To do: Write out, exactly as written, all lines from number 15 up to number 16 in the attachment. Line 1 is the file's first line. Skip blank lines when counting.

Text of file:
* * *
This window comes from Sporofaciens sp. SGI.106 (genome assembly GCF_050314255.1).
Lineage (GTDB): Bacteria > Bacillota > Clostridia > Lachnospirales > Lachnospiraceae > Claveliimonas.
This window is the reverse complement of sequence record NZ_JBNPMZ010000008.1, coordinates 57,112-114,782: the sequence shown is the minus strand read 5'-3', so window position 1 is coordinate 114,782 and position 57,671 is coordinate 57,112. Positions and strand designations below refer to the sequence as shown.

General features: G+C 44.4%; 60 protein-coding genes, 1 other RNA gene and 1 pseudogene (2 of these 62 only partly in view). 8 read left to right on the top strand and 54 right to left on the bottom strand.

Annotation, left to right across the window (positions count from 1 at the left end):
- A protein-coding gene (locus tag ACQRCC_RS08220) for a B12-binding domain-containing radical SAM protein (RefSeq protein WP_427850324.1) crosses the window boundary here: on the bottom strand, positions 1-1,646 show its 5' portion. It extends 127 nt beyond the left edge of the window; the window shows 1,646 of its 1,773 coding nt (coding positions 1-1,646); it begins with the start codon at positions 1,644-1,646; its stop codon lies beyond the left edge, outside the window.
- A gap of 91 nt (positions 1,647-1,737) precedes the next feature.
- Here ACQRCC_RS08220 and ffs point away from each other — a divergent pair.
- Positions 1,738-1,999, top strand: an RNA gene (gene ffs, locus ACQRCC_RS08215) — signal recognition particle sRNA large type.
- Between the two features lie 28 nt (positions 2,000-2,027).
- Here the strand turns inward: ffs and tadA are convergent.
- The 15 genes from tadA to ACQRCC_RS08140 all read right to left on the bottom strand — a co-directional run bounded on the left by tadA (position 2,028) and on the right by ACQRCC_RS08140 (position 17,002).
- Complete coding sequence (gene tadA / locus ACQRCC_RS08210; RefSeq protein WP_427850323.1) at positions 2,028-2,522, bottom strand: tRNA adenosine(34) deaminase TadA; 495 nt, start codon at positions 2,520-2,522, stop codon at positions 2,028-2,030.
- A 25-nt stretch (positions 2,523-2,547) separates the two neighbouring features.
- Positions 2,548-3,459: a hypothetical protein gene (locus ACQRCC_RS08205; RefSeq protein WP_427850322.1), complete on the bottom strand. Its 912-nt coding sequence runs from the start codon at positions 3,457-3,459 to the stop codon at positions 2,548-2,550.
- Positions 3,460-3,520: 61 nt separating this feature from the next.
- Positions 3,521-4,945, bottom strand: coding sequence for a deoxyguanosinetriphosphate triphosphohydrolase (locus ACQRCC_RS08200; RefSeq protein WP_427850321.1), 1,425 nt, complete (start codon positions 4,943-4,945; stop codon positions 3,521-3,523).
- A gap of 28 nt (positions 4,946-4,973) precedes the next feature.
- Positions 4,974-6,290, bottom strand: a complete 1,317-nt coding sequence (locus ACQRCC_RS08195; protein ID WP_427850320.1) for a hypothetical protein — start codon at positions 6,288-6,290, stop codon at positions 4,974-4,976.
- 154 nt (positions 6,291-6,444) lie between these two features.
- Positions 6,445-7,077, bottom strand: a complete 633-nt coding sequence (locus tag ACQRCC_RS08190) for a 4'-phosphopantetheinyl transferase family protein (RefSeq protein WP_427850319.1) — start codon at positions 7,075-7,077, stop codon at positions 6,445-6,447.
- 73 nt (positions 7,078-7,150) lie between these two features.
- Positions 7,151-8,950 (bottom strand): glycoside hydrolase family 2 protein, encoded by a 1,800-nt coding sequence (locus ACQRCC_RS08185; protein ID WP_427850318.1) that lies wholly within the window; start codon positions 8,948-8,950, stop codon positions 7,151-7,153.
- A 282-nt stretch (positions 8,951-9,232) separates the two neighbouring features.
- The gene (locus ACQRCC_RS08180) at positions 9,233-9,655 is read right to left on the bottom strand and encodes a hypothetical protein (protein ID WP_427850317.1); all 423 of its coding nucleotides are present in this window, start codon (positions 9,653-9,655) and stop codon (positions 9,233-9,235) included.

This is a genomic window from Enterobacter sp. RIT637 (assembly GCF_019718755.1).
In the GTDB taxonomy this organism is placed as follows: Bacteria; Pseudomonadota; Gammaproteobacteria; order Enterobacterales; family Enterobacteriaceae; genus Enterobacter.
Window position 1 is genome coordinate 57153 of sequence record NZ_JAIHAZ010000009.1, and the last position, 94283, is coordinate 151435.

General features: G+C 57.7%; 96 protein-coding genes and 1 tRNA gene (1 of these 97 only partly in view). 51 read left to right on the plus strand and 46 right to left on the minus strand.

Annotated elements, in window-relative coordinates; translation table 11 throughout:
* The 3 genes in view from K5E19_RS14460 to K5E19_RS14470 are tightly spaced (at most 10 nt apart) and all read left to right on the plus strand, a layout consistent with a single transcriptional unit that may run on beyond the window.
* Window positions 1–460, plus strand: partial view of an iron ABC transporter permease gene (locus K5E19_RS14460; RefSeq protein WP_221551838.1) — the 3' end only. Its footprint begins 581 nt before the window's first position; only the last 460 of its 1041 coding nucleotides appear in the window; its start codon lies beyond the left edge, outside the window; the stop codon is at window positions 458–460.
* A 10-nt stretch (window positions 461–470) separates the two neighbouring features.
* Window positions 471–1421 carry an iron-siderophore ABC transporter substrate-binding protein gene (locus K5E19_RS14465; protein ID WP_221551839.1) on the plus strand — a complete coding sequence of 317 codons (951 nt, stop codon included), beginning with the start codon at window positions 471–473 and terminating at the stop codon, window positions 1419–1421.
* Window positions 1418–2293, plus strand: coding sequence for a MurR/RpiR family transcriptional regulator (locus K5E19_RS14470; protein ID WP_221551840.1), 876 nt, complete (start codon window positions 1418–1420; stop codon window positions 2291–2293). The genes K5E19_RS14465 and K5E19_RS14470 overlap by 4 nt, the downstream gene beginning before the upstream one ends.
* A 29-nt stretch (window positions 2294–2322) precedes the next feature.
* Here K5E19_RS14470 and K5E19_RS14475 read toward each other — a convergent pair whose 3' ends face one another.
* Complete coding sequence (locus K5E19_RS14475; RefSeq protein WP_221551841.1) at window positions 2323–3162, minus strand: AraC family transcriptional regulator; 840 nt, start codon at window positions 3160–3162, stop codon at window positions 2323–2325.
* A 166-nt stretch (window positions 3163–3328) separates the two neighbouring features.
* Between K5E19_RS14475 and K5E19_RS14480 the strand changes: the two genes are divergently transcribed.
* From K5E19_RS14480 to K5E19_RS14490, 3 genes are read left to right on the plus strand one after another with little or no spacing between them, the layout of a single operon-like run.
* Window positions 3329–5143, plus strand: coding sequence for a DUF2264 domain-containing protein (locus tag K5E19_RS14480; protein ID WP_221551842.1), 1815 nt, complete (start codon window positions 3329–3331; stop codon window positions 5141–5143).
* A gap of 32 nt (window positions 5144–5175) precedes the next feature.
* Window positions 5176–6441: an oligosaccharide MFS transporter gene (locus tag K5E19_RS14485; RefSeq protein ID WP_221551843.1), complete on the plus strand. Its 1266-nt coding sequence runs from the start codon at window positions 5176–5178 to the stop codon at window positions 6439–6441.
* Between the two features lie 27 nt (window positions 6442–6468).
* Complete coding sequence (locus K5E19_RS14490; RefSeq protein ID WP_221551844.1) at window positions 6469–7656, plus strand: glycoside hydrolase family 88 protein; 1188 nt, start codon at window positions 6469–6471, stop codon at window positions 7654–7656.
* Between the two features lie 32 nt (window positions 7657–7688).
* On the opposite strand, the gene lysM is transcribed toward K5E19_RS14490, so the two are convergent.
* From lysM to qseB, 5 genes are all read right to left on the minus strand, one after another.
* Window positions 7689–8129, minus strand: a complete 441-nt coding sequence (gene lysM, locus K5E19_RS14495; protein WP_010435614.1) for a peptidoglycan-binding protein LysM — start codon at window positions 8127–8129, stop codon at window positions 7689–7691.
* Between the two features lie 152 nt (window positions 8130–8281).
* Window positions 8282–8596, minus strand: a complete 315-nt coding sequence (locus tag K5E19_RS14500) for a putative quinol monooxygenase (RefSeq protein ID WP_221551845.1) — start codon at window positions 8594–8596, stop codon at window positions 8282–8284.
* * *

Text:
- Positions 2,548-3,459: a hypothetical protein gene (locus ACQRCC_RS08205; RefSeq protein WP_427850322.1), complete on the bottom strand. Its 912-nt coding sequence runs from the start codon at positions 3,457-3,459 to the stop codon at positions 2,548-2,550.
- Positions 3,460-3,520: 61 nt separating this feature from the next.